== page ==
Honestly, not only is the maternity leave many families can afford often way too short, the first few weeks of maternity leave, paid or not, are almost useless without paternity leave to supplement them. My wife was exhausted from giving birth and exhausted from breastfeeding, and while I was exhausted too (the delivery room is not exactly a relaxing spa, even when you’re not in stirrups), having me around lightened her load considerably, especially when it came to parenting our other kid.
Plus, not only is paternity leave a necessary and vital complement to maternity leave, it’s also a necessary and vital component of both the baby’s and the father’s development. Studies have shown that having Daddy around has long-term benefits for the child’s learning abilities and that it’s good for the dad’s development too, because, shockingly, when you’re actually valued as a parent from the get-go, you’re more likely to want to participate down the line. Oh, and one more thing: When men share some of the parenting load, it allows women to spend less time out of the workforce and is better for their careers.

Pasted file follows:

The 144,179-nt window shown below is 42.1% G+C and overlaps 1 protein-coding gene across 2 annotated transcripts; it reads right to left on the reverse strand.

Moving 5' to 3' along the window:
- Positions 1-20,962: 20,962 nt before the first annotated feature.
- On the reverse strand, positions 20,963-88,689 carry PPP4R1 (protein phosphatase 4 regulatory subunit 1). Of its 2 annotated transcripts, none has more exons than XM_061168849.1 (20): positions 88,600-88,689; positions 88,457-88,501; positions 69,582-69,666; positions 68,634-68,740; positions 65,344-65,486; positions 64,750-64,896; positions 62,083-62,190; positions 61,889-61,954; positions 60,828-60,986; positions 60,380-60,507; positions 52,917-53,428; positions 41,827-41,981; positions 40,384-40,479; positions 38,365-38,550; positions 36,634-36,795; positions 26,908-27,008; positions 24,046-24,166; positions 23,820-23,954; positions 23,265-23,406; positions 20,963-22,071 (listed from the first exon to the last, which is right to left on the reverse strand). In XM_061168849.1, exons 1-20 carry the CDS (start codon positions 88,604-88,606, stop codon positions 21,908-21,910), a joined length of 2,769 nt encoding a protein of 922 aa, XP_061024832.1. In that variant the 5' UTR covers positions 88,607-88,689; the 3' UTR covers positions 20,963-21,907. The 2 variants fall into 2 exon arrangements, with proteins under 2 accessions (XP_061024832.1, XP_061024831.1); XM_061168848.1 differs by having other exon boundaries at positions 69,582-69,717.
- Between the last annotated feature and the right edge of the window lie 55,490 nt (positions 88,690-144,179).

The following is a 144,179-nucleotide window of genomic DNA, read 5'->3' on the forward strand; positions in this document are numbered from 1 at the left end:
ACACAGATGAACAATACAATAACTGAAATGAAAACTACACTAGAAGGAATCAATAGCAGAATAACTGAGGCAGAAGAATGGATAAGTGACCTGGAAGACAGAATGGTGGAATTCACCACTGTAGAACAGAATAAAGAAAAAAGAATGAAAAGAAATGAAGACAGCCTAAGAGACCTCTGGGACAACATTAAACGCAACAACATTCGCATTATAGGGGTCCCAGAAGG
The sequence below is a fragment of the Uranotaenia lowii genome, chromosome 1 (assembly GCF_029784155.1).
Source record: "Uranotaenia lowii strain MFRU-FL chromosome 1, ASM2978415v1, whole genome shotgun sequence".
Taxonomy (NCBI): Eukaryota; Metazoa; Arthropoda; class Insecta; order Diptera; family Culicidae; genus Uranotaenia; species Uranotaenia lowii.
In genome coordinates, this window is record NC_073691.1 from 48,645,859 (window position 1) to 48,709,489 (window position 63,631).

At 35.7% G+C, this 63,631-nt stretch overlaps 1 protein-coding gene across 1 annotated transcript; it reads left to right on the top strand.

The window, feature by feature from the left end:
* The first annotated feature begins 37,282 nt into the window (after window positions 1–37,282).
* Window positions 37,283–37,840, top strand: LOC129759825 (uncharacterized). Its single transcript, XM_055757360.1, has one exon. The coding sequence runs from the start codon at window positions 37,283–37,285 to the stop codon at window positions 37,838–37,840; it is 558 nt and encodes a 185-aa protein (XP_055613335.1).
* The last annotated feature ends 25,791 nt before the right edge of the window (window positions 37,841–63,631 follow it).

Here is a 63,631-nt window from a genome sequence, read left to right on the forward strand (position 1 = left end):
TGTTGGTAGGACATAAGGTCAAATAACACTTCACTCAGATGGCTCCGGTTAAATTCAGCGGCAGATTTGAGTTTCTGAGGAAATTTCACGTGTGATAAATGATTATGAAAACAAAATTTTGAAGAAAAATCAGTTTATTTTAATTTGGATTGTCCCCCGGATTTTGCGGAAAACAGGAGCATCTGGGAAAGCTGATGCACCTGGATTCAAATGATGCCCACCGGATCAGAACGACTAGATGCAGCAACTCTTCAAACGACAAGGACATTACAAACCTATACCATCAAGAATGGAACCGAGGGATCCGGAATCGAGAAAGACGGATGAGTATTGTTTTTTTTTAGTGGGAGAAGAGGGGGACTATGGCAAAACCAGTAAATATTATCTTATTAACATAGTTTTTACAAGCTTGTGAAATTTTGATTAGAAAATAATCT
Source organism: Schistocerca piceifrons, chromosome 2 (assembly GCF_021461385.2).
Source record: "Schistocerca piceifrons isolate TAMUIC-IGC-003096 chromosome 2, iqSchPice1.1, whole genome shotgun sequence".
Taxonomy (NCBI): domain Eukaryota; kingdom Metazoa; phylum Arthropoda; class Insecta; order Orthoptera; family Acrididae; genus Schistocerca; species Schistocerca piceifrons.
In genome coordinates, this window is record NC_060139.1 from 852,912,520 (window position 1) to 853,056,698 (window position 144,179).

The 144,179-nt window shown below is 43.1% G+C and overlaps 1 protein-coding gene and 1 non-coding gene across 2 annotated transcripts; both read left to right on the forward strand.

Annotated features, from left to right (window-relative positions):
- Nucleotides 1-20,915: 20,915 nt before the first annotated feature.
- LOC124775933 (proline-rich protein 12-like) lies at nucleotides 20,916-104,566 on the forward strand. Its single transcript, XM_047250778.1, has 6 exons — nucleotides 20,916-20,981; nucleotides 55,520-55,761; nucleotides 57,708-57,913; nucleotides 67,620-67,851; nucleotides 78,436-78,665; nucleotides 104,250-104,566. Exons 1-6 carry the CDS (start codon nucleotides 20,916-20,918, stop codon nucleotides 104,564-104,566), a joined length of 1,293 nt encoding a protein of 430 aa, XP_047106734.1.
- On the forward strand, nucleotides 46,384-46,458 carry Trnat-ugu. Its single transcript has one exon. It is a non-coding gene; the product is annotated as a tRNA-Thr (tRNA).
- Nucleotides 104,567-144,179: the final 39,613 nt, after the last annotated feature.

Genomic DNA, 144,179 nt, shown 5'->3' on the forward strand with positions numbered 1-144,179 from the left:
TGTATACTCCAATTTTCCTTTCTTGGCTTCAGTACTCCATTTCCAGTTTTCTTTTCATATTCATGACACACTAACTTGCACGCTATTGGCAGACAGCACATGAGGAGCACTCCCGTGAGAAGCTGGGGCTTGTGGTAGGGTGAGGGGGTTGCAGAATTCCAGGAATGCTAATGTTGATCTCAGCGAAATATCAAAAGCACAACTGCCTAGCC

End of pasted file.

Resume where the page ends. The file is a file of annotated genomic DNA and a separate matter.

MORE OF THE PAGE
The cool thing about the ignorance here is that there are all sorts of facts and studies we can look up that support how important it is to both moms and dads for men to have paternity leave. Unfortunately, it’s 2016 and things like “facts” and “studies” have no bearing on reality anymore (#MakeAmericaRationalAgain!). Hence, people are crowing that this openly misogynistic clown show’s child care plan is a good start because it’s “better than nothing.”
They’re not wrong. Something is better than nothing. But more of something is also better than less of it, and Democratic nominee Hillary Clinton’s proposed childcare plan offers 12 weeks. (That’s twice as many as The Devil Trump’s plan, but please use Google to check my math.) It also includes mothers, fathers, and adoptive parents. Not only is there more of it, it’s also inclusionary, instead of exclusionary, which basically sums up both candidates’ entire platforms.
I don’t know about you, but the inclusionary version of America is the one in which I want to live, raise my children, and party during paternity leave — if we men ever get any.